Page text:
7. Avatar Wolynski wrote:

    Performances… not great. Couldn’t figure out the point of the movie and why Lennon was so angry and why he kept jumping into the pool fully clothed – all these prolonged underwater shots – too much symbolism and hidden meaning.

  8. Avatar Anonymous wrote:

    Your anecdote about the new yawker confirms my suspicion that it’s a rigged game.
    If you send stuff in, it gets dumped in the slush pile and ignored. If someone puts in a good word for you, suddenly your stuff is good enough for publication.
    I don’t have any friends at the new yawker, so my stuff will never make it out of the slush pile.

  9. Avatar Michael wrote:

    Anon, the good news is that, unlike the past, places like TNY are no longer the royal (or only) road to success. If you can gather an audience–and it doesn’t even have to be a huge one–there are ways to make a living. So I’m told. I’m beginning to write Barry Trotter: The Final Chapter, and if I can’t get the publishers to bite, I’ll try to crowdfund it and see what happens.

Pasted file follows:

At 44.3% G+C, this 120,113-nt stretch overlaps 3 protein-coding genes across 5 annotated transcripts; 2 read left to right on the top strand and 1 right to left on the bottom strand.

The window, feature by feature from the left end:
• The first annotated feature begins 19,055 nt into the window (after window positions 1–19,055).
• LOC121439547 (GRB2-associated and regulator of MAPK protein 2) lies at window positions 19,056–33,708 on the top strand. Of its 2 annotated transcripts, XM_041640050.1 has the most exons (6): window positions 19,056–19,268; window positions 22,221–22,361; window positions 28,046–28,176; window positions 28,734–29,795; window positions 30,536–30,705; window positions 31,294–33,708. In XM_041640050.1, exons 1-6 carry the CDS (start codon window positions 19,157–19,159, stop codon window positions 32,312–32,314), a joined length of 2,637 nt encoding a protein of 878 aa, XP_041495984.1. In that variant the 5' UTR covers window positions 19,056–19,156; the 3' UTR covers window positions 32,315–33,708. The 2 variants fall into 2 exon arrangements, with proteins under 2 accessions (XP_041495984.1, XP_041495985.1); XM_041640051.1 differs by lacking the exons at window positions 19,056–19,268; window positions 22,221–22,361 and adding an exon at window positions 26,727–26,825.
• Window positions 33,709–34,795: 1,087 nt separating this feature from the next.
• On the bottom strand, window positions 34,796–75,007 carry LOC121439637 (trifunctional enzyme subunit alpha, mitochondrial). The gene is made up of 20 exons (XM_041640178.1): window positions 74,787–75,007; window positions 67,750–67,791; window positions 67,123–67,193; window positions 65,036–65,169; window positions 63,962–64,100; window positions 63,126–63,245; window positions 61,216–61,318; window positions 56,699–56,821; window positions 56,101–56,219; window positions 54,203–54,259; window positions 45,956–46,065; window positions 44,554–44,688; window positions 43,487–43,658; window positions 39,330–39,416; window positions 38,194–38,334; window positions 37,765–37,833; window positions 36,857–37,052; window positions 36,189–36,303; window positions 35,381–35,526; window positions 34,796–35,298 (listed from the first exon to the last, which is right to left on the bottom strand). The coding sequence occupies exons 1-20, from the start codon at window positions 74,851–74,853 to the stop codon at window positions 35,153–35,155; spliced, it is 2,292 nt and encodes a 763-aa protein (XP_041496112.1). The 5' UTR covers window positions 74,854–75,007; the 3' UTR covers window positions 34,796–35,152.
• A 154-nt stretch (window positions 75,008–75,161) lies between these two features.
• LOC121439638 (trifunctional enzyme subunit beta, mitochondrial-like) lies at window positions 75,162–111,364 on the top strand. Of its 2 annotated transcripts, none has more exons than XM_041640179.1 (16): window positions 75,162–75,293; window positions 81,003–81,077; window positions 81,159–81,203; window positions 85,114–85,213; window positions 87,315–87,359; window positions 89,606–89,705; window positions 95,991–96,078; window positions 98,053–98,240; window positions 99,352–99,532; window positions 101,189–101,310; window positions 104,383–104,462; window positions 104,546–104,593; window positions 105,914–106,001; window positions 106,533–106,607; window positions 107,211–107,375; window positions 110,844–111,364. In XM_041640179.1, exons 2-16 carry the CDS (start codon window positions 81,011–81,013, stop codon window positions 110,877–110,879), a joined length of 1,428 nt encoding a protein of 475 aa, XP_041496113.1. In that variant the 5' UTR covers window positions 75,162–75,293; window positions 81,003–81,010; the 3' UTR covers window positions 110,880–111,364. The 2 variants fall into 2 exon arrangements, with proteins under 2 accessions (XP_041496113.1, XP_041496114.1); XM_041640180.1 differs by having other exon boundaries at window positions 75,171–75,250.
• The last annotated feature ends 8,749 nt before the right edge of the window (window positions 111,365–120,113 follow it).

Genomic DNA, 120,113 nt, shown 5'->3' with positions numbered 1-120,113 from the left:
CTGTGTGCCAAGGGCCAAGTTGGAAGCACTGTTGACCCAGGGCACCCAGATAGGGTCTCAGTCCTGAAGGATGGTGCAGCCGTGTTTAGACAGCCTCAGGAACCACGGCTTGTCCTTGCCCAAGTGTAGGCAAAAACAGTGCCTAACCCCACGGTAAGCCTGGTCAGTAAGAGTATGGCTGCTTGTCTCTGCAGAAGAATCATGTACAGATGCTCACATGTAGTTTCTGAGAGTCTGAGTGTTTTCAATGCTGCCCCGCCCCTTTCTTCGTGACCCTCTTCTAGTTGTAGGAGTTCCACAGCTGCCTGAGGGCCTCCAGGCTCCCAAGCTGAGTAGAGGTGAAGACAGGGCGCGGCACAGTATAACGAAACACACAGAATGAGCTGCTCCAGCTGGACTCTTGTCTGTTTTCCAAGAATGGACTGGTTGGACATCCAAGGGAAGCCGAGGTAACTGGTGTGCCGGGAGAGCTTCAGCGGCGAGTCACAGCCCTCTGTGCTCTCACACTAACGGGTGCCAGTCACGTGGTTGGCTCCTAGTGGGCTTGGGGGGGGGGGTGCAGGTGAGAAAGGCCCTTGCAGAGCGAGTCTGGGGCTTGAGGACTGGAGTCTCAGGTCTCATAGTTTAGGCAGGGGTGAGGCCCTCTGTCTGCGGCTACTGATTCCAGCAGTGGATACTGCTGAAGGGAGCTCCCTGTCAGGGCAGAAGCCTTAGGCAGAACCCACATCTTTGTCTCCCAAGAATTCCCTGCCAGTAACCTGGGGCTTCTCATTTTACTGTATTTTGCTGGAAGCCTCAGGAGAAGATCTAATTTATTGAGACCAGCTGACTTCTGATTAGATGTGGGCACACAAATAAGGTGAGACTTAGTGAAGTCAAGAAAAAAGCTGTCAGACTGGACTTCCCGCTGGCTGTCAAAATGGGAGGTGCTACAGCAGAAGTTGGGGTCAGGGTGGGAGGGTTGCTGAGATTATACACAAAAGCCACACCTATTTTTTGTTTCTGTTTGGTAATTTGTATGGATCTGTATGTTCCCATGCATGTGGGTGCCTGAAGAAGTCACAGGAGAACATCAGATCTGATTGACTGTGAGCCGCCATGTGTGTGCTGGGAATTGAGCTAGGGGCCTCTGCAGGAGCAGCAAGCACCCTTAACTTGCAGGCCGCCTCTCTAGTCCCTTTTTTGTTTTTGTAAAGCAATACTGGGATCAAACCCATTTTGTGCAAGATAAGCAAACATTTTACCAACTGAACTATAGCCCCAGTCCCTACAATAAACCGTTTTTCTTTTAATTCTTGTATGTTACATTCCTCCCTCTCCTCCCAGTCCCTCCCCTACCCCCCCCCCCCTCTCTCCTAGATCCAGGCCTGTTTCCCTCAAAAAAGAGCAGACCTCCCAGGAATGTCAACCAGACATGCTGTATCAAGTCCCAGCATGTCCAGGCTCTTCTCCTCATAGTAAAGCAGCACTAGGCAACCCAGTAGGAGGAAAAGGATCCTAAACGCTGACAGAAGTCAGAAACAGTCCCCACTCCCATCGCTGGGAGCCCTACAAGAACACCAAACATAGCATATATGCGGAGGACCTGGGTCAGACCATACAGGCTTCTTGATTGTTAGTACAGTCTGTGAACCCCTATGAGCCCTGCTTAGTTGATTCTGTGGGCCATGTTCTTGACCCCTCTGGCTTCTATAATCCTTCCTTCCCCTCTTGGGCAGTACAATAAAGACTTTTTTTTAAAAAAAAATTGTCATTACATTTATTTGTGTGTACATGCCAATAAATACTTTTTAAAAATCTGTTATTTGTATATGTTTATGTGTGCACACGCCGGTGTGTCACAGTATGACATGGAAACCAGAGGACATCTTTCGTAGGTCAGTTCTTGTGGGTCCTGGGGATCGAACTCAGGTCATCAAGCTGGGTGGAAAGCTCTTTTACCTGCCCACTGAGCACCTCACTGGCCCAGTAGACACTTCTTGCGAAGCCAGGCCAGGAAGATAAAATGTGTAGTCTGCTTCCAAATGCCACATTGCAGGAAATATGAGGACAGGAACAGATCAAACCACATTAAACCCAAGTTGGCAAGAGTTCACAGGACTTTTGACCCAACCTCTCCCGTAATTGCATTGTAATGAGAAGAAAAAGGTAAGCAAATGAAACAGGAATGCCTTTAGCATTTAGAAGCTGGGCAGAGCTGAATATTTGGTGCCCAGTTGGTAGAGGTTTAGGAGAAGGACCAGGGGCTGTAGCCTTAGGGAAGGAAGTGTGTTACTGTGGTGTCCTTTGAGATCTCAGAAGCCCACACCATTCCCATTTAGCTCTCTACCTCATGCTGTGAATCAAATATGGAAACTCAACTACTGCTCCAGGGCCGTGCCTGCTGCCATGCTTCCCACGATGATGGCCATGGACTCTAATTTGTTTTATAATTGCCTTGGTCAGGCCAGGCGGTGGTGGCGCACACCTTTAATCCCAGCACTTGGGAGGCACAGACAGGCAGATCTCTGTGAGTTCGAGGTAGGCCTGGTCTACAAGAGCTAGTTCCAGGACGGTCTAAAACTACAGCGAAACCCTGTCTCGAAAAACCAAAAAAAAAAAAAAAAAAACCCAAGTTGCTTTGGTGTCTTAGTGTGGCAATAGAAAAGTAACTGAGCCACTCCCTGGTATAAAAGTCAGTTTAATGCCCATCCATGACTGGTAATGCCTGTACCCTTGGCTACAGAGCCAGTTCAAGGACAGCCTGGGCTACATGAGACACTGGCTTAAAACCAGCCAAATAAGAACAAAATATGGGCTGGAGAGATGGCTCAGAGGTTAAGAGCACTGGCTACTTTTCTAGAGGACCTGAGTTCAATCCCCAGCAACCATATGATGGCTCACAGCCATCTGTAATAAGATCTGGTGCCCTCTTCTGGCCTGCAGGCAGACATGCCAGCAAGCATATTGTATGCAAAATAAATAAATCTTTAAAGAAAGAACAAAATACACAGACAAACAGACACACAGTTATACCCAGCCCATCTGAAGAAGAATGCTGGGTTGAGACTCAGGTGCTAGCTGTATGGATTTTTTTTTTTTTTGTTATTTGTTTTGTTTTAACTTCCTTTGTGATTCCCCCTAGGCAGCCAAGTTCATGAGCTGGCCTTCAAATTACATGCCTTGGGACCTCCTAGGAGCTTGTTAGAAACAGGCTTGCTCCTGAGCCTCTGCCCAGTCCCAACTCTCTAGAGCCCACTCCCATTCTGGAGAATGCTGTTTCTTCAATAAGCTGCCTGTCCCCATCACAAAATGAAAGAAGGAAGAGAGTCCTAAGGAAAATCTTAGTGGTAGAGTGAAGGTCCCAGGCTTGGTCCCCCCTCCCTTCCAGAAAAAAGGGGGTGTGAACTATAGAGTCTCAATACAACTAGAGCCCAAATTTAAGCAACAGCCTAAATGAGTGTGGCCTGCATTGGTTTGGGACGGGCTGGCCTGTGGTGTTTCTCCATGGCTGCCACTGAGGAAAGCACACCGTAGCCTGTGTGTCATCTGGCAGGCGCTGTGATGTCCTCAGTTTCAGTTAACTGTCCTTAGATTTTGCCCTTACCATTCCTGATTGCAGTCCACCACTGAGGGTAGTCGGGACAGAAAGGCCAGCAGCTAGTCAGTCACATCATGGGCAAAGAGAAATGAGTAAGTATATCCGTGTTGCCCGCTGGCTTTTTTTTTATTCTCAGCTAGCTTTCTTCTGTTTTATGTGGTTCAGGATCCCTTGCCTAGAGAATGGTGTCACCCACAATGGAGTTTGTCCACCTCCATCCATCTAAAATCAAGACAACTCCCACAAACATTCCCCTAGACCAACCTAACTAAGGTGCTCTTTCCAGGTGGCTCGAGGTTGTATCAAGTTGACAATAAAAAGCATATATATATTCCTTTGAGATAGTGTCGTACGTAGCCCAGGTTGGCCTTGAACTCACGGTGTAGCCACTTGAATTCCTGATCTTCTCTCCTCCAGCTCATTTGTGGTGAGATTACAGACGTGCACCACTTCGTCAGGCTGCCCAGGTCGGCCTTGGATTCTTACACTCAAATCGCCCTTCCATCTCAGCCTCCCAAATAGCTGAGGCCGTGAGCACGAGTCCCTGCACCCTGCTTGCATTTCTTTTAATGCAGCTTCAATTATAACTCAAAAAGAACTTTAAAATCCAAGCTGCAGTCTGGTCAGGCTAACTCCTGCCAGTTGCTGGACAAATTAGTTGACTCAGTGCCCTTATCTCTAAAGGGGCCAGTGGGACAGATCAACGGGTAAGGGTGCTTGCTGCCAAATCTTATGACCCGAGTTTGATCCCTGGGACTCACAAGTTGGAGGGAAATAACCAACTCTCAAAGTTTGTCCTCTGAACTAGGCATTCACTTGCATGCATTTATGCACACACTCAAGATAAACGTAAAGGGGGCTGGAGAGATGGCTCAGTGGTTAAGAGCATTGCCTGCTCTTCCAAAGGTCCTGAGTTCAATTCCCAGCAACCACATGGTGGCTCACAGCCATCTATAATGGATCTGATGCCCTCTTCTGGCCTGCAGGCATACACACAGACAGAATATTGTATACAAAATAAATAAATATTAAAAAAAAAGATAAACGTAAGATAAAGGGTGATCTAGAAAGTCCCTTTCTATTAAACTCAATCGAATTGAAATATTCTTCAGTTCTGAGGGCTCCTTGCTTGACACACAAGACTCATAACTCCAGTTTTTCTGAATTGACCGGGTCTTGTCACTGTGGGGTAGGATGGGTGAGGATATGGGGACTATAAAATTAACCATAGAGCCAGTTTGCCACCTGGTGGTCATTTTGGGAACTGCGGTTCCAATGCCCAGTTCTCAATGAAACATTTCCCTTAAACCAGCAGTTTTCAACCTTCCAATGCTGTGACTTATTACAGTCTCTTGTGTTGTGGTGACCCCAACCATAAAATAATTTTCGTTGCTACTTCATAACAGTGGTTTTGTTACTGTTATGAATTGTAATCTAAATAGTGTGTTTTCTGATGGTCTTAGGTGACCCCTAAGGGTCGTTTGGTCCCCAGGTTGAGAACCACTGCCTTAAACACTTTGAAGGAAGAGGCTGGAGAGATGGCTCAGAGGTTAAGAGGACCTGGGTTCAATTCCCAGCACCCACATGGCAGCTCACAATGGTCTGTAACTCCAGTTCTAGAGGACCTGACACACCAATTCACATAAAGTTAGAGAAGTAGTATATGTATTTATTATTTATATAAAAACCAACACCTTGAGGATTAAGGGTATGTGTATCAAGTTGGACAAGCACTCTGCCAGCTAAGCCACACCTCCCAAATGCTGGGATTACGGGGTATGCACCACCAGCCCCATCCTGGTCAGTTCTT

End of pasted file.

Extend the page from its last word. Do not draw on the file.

The New Yorker used to be a weekly magazine; now it’s the house journal of a certain very narrow kind of success. Or even notoriety, if it’s the right kind. Knowing that’s what it is, don’t be too hard on your stuff if they don’t print it. Places like The New Yorker can’t really help you anymore, but they can really hurt you if you let them into your heart.